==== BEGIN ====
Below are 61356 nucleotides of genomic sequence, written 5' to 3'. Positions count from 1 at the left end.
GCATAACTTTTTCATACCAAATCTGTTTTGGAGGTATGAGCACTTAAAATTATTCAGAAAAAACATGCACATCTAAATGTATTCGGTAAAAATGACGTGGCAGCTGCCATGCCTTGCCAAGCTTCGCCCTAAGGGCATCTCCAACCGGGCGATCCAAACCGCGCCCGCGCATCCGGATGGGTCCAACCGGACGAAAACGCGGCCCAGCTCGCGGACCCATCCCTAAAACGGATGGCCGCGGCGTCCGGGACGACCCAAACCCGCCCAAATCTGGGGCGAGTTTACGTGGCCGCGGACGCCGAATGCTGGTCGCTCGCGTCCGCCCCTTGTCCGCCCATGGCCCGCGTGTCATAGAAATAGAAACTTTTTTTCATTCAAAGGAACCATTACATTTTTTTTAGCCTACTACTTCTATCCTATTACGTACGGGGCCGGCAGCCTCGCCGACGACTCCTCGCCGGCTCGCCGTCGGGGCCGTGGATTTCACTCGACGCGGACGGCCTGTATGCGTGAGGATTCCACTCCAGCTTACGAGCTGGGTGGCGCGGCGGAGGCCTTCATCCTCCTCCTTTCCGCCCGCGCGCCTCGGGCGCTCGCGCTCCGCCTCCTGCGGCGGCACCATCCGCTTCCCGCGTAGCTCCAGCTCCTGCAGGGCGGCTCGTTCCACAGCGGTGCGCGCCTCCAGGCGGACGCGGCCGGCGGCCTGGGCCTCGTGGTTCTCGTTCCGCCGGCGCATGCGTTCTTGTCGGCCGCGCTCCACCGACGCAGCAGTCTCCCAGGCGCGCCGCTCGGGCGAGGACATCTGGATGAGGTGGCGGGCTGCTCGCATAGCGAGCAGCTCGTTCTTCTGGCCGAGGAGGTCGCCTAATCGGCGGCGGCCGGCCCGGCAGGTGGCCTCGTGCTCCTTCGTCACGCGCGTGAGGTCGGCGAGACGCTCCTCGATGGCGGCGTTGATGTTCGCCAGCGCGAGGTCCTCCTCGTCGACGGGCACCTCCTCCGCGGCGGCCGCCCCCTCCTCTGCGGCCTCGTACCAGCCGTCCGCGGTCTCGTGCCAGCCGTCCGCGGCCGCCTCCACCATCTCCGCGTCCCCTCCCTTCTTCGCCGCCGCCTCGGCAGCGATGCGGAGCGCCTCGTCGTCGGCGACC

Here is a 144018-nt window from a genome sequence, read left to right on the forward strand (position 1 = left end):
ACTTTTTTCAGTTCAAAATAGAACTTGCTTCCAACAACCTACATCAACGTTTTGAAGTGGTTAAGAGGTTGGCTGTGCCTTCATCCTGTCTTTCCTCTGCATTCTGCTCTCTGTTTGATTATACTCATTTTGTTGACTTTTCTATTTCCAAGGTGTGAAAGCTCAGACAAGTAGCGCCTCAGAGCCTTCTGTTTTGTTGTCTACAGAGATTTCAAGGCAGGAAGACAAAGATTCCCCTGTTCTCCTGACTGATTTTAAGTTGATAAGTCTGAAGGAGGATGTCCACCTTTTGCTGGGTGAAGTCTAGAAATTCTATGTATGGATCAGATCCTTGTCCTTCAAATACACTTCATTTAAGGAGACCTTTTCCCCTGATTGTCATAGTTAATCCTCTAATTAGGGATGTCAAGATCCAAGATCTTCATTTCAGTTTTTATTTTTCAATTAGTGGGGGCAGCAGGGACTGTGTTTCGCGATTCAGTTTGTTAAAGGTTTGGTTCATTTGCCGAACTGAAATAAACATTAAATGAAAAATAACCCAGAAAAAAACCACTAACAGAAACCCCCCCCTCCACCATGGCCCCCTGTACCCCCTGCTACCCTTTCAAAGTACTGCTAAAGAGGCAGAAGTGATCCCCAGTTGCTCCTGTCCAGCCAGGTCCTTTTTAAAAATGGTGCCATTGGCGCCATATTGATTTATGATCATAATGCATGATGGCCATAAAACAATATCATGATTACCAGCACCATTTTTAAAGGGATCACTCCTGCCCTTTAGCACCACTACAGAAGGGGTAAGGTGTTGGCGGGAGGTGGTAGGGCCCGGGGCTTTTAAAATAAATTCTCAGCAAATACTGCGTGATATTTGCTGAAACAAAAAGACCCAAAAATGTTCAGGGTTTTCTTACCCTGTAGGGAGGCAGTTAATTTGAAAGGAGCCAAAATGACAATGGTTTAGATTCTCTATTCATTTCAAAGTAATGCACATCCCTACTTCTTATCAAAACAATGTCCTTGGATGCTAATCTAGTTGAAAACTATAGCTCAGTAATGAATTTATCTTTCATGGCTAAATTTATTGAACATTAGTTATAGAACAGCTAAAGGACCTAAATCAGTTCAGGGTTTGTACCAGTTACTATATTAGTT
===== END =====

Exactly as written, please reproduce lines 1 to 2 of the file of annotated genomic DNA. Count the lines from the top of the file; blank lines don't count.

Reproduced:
Below are 61356 nucleotides of genomic sequence, written 5' to 3'. Positions count from 1 at the left end.
GCATAACTTTTTCATACCAAATCTGTTTTGGAGGTATGAGCACTTAAAATTATTCAGAAAAAACATGCACATCTAAATGTATTCGGTAAAAATGACGTGGCAGCTGCCATGCCTTGCCAAGCTTCGCCCTAAGGGCATCTCCAACCGGGCGATCCAAACCGCGCCCGCGCATCCGGATGGGTCCAACCGGACGAAAACGCGGCCCAGCTCGCGGACCCATCCCTAAAACGGATGGCCGCGGCGTCCGGGACGACCCAAACCCGCCCAAATCTGGGGCGAGTTTACGTGGCCGCGGACGCCGAATGCTGGTCGCTCGCGTCCGCCCCTTGTCCGCCCATGGCCCGCGTGTCATAGAAATAGAAACTTTTTTTCATTCAAAGGAACCATTACATTTTTTTTAGCCTACTACTTCTATCCTATTACGTACGGGGCCGGCAGCCTCGCCGACGACTCCTCGCCGGCTCGCCGTCGGGGCCGTGGATTTCACTCGACGCGGACGGCCTGTATGCGTGAGGATTCCACTCCAGCTTACGAGCTGGGTGGCGCGGCGGAGGCCTTCATCCTCCTCCTTTCCGCCCGCGCGCCTCGGGCGCTCGCGCTCCGCCTCCTGCGGCGGCACCATCCGCTTCCCGCGTAGCTCCAGCTCCTGCAGGGCGGCTCGTTCCACAGCGGTGCGCGCCTCCAGGCGGACGCGGCCGGCGGCCTGGGCCTCGTGGTTCTCGTTCCGCCGGCGCATGCGTTCTTGTCGGCCGCGCTCCACCGACGCAGCAGTCTCCCAGGCGCGCCGCTCGGGCGAGGACATCTGGATGAGGTGGCGGGCTGCTCGCATAGCGAGCAGCTCGTTCTTCTGGCCGAGGAGGTCGCCTAATCGGCGGCGGCCGGCCCGGCAGGTGGCCTCGTGCTCCTTCGTCACGCGCGTGAGGTCGGCGAGACGCTCCTCGATGGCGGCGTTGATGTTCGCCAGCGCGAGGTCCTCCTCGTCGACGGGCACCTCCTCCGCGGCGGCCGCCCCCTCCTCTGCGGCCTCGTACCAGCCGTCCGCGGTCTCGTGCCAGCCGTCCGCGGCCGCCTCCACCATCTCCGCGTCCCCTCCCTTCTTCGCCGCCGCCTCGGCAGCGATGCGGAGCGCCTCGTCGTCGGCGACC